U.S. Hispanic ad spending is forecast to grow 5.0% in 2011 and 10.8% in 2012 according to a new report available to subscribers of Jack Myers Media Business Report. Myers data is the only independent source for marketing and advertising spending data in the U.S. market. (See Myers detailed 2010-2012 Hispanic media data below and here.) Excluding newspaper advertising, which is forecast to decline 6.0%, total Hispanic market advertising is set to increase 6.7% this year and 11.5% in 2012. More than 150 marketers are investing for the first time in Hispanic media and one major packaged goods marketer has increased its Hispanic ad budget from zero to a majority since 2008. Details are later in this report.
2010 marked a real changing of the guards for the Hispanic media sector of the Entertainment and Media industry. The overall ad market did indeed bounce back, but the U.S. Census made an even bigger splash, even if the real waves are still a few years into the future. According to the 2010 U.S. Census, there are just over 51 million Hispanics in the U.S. — that's 1 in every 6 Americans, and a 43% growth since the last census in 2000. This makes them the second largest consumer group in the country after white non-Hispanics. According to an analysis by Ad Age, the real insight is realizing how closely this group's demographic and cultural profile resembles the idealized notion of 1950s America. Hispanic Americans could be the key market for consumer goods and services that the young baby boomers once were. According to new data released by Jack Myers Media Business Report, spending by marketers are finally beginning to shift advertising budgets to Hispanic media. David Lawenda, President of Ad Sales and Marketing for Hispanic media powerhouse Univision, reports "more than 150 new marketers have been activated [as Univision advertisers] in the past six quarters, with 40 new advertisers active in this year's network TV Upfront."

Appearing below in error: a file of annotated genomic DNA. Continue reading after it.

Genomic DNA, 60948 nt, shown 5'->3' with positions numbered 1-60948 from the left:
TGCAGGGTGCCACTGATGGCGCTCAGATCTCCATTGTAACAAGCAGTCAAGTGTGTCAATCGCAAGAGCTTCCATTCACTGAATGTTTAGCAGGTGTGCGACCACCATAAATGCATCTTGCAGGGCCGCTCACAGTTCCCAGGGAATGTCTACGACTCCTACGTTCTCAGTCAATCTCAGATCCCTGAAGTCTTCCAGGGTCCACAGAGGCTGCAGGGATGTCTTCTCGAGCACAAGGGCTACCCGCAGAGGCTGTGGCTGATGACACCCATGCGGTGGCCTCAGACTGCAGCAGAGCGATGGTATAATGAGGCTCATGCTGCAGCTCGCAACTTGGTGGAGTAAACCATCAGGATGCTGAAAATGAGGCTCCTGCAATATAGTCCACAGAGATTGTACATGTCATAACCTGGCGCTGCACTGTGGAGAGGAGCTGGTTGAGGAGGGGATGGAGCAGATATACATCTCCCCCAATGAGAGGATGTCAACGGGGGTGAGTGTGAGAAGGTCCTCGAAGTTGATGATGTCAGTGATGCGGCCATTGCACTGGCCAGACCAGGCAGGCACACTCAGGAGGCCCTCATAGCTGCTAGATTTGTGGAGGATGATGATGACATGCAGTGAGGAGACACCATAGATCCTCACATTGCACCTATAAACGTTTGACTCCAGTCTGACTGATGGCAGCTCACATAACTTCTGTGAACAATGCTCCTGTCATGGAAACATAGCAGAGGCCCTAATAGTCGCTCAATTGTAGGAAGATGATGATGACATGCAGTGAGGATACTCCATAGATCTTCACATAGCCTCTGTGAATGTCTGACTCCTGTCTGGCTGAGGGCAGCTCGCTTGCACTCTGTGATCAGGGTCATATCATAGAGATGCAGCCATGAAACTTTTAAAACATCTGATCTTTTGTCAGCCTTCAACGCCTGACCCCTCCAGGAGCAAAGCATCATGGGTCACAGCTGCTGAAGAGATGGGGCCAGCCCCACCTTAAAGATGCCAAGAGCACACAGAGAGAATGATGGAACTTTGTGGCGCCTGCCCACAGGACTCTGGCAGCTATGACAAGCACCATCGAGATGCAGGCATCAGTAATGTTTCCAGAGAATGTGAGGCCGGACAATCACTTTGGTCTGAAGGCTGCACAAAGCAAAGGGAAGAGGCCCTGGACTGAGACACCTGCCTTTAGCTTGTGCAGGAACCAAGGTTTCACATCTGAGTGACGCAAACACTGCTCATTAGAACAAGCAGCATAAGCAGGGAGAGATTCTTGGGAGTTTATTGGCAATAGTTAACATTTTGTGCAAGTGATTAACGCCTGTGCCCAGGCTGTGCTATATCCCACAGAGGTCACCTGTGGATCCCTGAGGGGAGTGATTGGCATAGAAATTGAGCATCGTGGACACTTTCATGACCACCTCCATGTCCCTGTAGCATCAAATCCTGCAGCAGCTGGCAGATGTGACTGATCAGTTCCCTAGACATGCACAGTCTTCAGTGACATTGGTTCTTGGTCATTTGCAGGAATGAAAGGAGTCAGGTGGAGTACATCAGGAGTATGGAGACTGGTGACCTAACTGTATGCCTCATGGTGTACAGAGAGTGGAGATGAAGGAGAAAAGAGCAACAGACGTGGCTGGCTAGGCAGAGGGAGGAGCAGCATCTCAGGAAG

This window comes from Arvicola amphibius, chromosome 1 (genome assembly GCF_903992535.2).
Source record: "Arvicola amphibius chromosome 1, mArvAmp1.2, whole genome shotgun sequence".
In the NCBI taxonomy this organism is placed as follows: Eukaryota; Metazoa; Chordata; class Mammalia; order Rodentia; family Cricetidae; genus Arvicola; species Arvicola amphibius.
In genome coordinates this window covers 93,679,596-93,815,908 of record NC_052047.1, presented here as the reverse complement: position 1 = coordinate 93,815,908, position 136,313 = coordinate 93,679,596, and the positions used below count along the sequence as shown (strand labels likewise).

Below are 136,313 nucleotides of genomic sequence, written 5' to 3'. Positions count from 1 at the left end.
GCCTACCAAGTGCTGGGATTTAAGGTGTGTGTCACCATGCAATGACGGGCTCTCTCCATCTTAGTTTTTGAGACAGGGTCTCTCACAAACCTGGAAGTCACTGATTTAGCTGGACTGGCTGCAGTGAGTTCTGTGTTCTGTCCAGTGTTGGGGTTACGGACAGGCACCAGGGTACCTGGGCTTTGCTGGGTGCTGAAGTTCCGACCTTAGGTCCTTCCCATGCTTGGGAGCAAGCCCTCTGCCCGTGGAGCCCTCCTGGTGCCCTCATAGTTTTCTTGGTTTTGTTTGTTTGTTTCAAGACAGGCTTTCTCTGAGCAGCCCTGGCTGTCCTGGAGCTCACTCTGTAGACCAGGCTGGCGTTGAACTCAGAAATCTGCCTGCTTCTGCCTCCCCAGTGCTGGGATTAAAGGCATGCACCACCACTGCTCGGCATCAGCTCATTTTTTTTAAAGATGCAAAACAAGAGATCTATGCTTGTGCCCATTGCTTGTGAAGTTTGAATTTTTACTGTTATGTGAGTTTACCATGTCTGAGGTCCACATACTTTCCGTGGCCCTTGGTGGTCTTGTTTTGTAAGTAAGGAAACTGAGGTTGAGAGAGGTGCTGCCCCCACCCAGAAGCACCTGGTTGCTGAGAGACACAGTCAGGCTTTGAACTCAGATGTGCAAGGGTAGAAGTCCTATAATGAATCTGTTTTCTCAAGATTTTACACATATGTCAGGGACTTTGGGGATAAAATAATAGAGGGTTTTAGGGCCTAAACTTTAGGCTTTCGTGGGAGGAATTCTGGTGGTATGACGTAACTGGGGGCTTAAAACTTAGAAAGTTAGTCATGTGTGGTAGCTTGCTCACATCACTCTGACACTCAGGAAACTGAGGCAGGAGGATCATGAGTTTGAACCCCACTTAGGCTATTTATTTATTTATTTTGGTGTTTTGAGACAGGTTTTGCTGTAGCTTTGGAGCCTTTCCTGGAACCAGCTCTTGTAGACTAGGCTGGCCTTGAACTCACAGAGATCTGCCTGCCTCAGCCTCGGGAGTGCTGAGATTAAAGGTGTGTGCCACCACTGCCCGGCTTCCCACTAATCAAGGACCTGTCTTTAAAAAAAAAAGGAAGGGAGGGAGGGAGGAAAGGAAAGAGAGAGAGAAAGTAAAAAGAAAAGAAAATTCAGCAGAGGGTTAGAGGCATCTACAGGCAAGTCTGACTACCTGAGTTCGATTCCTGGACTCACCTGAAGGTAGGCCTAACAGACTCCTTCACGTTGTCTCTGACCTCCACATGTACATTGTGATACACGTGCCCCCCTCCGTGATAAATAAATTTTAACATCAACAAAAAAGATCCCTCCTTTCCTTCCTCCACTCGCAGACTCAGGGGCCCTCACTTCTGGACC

Brands are finally responding with ad spend to the growing Hispanic market, although Hispanic ad spending growth is not significantly outpacing general market increases. Here's a rundown on the current state of Hispanic ad investments, and where we see the market heading.
Network television, which includes both broadcast and cable networks will significantly outpace their alphabet network brethren, pacing at 9.6% increases in 2011 and 12.4% projected increases in 2012, including political spending but excluding World Cup revenues. The total Hispanic ad market is estimated by Myers to top $5 billion in 2012. While that's a significant investment, it pales by comparison to the Hispanic market's share of population and spending power. But there are some marketers who are betting their own growth on the Hispanic community.
In 2010, food giant Kraft (KFT) allocated only 3.8% of its entire U.S. advertising budget for Hispanic media. This year it plans on tripling that amount, particularly with its Kool-Aid brand. In a fast turnaround, the majority of Kool-Aid's budget is actually going toward the Hispanic market. Fast indeed since as recently as 2008 Kraft spent 0% of the Kool-Aid budget on Hispanic audiences.
Kool-Aid isn't the only drink being increasingly marketed to Hispanics. The biggest brewing companies are also looking to pull in more Spanish-speaking customers with bilingual packaging, and by sponsoring Hispanic-American artists and a Mexican soccer league. Breweries with brands such as Tecate and Corona are also shifting their strategies to appeal to all sections of the Hispanic market, especially if they've only targeted the affluent or middle-class so far.